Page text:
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Indiana signed veteran center Tangela Smith, who won two titles in Phoenix. The Fever lost to the Liberty in the first round of the playoffs, a year after reaching the WNBA finals.

“We want to do what we did in the ‘09 season,” Indiana star Tamika Catchings said. “We definitely have the talent and its all about putting things together.”

Sheryl Swoopes, one of the league’s original players, is back this season after sitting out two years. Swoopes signed with Tulsa in March after being recruited by Shock assistant coach Teresa Edwards to bring veteran leadership to a team that finished 6-28 in its first season after moving from Detroit.

“I didn’t pick the team, the team picked me,” the 40-year-old Swoopes said. “I really wasn’t looking to come back to the WNBA. I took the time to think about if it was something that I really wanted to do.”

Swoopes is one of two players left from the WNBA’s first season in 1997, joining former Houston Comets teammate Tina Thompson. However, Thompson _ beginning her third year with Los Angeles _ is the only player to have appeared in every season.

In the West, Los Angeles and Phoenix could challenge the Storm. The Sparks have a healthy Parker, who was limited to just 10 games due to a shoulder injury, and the Mercury have a rested Diana Taurasi.

Taurasi, who talked last year about missing a WNBA season to recharge, hasn’t played competitively since December, when she was told she had tested positive for the banned stimulant modafanil and was subsequentlly suspended by the Turkish League. The four-time scoring champion was vindicated two months later when the lab that conducted the test retracted its report.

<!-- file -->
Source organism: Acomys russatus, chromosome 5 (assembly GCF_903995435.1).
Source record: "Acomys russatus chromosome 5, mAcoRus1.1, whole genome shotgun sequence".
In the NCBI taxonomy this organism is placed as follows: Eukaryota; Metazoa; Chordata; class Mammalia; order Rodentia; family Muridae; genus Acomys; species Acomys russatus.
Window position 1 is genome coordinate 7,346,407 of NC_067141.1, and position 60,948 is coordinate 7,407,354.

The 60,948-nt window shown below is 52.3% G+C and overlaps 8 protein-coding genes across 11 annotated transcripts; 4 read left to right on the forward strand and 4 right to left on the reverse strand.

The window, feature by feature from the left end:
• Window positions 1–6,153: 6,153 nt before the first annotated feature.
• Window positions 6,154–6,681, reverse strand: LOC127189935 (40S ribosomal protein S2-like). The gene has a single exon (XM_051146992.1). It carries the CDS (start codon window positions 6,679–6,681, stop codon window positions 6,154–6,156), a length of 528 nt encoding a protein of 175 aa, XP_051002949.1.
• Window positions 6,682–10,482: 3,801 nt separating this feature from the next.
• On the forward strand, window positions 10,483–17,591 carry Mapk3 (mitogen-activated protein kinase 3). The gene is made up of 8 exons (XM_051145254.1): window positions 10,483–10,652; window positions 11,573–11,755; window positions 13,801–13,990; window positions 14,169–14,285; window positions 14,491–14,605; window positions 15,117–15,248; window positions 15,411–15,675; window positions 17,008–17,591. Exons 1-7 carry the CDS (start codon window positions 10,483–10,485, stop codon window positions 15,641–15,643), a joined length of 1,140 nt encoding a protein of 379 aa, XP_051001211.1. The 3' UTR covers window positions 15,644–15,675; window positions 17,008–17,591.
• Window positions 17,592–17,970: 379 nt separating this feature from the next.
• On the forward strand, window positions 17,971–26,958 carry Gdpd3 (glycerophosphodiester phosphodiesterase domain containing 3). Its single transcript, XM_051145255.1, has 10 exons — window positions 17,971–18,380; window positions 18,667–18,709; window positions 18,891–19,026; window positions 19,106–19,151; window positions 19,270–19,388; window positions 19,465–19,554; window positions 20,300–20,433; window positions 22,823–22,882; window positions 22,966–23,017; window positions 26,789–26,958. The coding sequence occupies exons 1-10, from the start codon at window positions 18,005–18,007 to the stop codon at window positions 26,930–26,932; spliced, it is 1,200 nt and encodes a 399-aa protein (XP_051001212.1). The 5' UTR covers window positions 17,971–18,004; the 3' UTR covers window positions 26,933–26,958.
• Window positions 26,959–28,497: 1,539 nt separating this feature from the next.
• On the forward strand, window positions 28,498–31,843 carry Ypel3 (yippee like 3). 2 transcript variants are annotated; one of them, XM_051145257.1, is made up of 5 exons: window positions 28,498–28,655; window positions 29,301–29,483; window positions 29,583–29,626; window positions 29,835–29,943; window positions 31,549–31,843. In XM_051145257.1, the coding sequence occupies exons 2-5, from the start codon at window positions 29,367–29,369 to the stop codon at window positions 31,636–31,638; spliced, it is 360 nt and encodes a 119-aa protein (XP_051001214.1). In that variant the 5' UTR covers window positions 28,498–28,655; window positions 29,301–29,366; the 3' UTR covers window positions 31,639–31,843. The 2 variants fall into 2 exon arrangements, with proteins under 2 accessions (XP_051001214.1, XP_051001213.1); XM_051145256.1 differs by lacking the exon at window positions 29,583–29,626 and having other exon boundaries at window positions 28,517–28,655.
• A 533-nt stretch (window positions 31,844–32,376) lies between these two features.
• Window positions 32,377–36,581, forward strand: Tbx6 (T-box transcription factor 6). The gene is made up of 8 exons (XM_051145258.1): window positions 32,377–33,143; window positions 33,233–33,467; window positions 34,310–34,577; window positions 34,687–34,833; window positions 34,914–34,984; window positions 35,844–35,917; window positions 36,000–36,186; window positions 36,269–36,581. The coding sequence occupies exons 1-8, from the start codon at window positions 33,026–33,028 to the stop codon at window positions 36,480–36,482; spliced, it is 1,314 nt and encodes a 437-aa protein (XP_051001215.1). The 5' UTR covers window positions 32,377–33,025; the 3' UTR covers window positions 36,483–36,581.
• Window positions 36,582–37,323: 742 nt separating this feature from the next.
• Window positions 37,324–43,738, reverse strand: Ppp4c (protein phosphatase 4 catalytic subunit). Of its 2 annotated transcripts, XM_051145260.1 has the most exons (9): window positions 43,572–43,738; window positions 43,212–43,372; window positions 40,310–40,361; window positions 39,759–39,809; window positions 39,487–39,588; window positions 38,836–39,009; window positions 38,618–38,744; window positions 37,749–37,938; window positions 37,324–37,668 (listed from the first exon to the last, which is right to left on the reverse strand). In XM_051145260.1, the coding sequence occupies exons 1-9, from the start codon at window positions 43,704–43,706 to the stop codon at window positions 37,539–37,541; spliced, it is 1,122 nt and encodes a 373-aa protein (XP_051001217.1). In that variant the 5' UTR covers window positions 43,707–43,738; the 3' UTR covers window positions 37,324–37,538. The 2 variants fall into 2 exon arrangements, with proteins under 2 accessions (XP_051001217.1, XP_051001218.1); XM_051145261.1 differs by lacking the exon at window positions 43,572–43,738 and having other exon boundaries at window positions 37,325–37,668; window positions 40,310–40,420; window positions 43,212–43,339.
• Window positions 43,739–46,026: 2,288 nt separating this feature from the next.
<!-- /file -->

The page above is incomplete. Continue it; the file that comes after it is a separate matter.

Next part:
Minnesota has also generated a lot of buzz with its core of young players and could be a strong postseason contender after adding Moore with the first pick in the WNBA draft.

Whisenant is one of four new coaches this season. Hughes is also back after a year away in San Antonio, and the other newcomers are Washington’s Trudi Lacey and former LSU coach Pokey Chatman in Chicago. Whisenant, Lacey and Chatman were also hired as general managers, joining Hughes, Meadors, Tulsa’s Nolan Richardson and Minnesota’s Cheryl Reeve in holding coach-GM titles.

The league office wasn’t immune to change, either, as Donna Orender stepped down as WNBA president in December and was replaced by Laurel Richie, most recently the senior vice president and chief marketing officer for Girl Scouts of the USA.

Richie was hired with one mandate: to help the league and its teams increase revenue.

“I want to find ways for the broader public to get to know the players,” said Richie, who is finishing her third week on the job. “I want to see how we can get more people to come to games, because every time someone comes to a game they fall in love with the league and they want to come back.”

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AP Sports Writers Tim Booth in Seattle and Charles Odum in Atlanta contributed.